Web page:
If you read the general literature (for example: here, here, or here) on the best practices for new employees to be successful after joining a company, you will see many things mentioned that all supposedly help. From first-day team lunches to setting up their email and workstations, they all seem to state that those are important for success.
While those might be important, they are not the most important and is definitely not the one key thing that makes people successful.
My favorite thing to say is that: “Some things are way more important all things being equal”
You could certainly do without a lot of those things and still have successful onboarding happen, but in every single case I have seen failures, it was always because the one key thing was either not done or even if it was done, it was done incorrectly or partially.
I have found that the most important thing for onboarding success is to
“Always set clear expectations first-day first thing when a new employee joins by your organization’s leader”
New employees who join an organization start with a clean slate, they have no prejudices or other notions that they have picked up yet. They simply don’t know what to expect or what their job and role will be. Having an onboarding meeting first-day first meeting sets the stage in so many ways.
The employee simply walks into this meeting really unsure of what is expected out of them, how they are supposed to act, what are the unspoken rules and what the shared set of beliefs that make up this organization. Usually, they expect to learn this gradually over a period of time usually anywhere from 6 months to over a year. The problem is that learning a new expectation (after sufficient time is passed), leads to employee resentment and often times dissatisfaction and pushback. If it is fully orthogonal to the person’s viewpoint or philosophies, it might even lead to them leaving the organization. Losing new people after say 6 months or a year is a big setback and makes it difficult to scale organizations.
Accelerating this whole timeline by making the first meeting on their first day about organizational expectations completely changes the dynamics. A new employee gets to know the job expectations, and company culture (a set of shared beliefs on what is considered important) and there is much easier acceptance and understanding. It is true that there could be surprises learning about their role if they didn’t expect it (and if there is a surprise, then your hiring process is broken), but it is way better to get those (nasty or pleasant) surprises out of the way on day one. If they do turn around and say to you that this role is not for them, yes it is a problem but a better problem than them saying it 6 months later.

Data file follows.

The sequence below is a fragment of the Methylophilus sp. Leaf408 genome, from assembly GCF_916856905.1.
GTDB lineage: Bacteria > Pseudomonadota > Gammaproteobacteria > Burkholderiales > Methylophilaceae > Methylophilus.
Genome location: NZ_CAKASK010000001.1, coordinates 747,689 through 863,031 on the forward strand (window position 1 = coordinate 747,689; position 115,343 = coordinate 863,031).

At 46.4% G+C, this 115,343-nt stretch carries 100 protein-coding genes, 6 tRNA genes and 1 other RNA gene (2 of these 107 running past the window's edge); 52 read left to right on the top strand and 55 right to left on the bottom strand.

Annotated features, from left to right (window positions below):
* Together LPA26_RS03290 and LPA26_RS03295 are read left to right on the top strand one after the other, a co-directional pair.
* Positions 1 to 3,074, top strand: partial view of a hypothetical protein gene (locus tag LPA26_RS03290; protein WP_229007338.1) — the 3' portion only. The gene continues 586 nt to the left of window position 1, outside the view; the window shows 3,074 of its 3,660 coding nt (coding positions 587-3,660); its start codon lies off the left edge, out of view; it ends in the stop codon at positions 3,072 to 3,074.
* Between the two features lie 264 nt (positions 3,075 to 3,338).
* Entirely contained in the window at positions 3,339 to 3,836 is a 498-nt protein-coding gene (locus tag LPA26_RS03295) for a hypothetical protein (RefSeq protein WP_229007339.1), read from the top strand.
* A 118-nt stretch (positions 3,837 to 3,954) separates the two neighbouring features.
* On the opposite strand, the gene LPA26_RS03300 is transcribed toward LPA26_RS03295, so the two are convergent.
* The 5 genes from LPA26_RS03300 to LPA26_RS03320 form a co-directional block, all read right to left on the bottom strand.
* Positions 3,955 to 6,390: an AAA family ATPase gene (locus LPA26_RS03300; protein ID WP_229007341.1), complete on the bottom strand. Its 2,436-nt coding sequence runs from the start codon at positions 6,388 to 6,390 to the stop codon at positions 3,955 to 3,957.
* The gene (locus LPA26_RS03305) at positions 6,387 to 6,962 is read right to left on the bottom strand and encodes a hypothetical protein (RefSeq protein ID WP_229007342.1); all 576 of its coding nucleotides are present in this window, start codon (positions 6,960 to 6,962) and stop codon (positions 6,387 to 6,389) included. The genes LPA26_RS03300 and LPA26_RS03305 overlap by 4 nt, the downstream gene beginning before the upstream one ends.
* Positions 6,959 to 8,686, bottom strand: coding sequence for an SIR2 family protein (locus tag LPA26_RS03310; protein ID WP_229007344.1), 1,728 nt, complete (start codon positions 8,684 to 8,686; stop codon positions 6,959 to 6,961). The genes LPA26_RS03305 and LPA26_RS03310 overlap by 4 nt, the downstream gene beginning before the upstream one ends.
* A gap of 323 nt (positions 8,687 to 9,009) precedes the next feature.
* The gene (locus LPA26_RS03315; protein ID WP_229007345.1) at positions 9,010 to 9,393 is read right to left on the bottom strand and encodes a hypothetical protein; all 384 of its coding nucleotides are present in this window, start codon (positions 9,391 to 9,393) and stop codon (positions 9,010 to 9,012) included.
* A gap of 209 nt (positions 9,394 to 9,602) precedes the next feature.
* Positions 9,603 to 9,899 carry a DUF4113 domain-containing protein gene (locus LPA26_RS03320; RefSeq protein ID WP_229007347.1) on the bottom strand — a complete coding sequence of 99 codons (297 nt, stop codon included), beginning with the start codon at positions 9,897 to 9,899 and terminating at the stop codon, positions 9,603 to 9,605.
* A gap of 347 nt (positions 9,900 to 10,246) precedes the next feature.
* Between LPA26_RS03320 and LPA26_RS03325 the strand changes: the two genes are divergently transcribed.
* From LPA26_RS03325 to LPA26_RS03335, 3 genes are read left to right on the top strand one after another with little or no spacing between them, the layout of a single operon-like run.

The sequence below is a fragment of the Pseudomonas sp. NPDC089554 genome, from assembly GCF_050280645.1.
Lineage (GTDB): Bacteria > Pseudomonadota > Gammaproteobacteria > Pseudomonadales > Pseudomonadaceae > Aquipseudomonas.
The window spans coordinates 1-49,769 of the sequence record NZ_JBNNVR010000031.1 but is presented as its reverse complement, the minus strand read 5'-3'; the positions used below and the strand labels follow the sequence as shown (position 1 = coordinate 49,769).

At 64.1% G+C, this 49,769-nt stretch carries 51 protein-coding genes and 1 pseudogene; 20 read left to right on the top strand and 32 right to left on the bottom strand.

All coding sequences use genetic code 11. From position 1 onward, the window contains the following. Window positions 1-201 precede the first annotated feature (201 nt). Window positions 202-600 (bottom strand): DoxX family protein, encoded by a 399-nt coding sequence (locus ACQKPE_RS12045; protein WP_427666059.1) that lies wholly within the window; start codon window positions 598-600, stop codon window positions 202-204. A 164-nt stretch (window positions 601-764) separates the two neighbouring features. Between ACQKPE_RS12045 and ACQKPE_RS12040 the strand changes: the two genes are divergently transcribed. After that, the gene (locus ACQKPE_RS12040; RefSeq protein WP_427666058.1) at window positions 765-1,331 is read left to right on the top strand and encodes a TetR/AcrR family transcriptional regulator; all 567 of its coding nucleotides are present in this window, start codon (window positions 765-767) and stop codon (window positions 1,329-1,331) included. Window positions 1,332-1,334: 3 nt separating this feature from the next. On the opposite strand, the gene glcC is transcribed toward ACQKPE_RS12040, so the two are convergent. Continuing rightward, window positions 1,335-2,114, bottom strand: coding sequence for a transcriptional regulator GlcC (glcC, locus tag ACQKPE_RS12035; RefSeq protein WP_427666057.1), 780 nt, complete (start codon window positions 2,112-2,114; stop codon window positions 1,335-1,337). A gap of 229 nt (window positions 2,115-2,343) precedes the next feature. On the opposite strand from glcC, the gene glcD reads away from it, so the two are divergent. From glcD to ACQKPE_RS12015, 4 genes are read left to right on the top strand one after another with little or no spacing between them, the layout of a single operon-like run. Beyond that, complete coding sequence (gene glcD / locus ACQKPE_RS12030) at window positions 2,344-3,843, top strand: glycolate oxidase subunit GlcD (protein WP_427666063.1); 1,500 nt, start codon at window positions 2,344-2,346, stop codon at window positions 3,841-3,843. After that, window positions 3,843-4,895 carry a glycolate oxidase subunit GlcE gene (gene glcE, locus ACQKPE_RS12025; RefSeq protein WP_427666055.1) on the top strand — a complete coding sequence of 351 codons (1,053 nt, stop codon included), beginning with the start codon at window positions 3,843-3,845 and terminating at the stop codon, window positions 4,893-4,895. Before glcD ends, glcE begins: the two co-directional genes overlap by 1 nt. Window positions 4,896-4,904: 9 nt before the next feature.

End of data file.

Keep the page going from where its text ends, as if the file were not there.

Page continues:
Finally, what is most effective is a senior leader communicating these expectations to the new hire. In most organizations, an HR person will run the first meeting and might also be the most available. However, when a senior leader does the same it completely changes what signals are being conveyed.
- It sends the signal the employee matters to the organization so much that a senior leader takes the time to meet with them first-day first thing despite their busy schedule.
- It sends the signal the senior leader is 100% committed to the culture that they are part of
- It sends the signal that connections between people matter and that there is openness and transparency across the org
- It sends the signal that new hires should be treated with respect by all managers and other employees
I learned this the hard way during our initial growth phase at FileCloud, when there were several problems hiring and more importantly retaining people. I created and implemented an onboarding process where I (as CEO) would meet with every new hire first-day first thing in the morning. I did this 100s of times for a span of 3-4 years and it helped a lot make us a lot more open and performance-oriented (subjectively) as well as having some of the highest employee satisfaction survey results (objectively).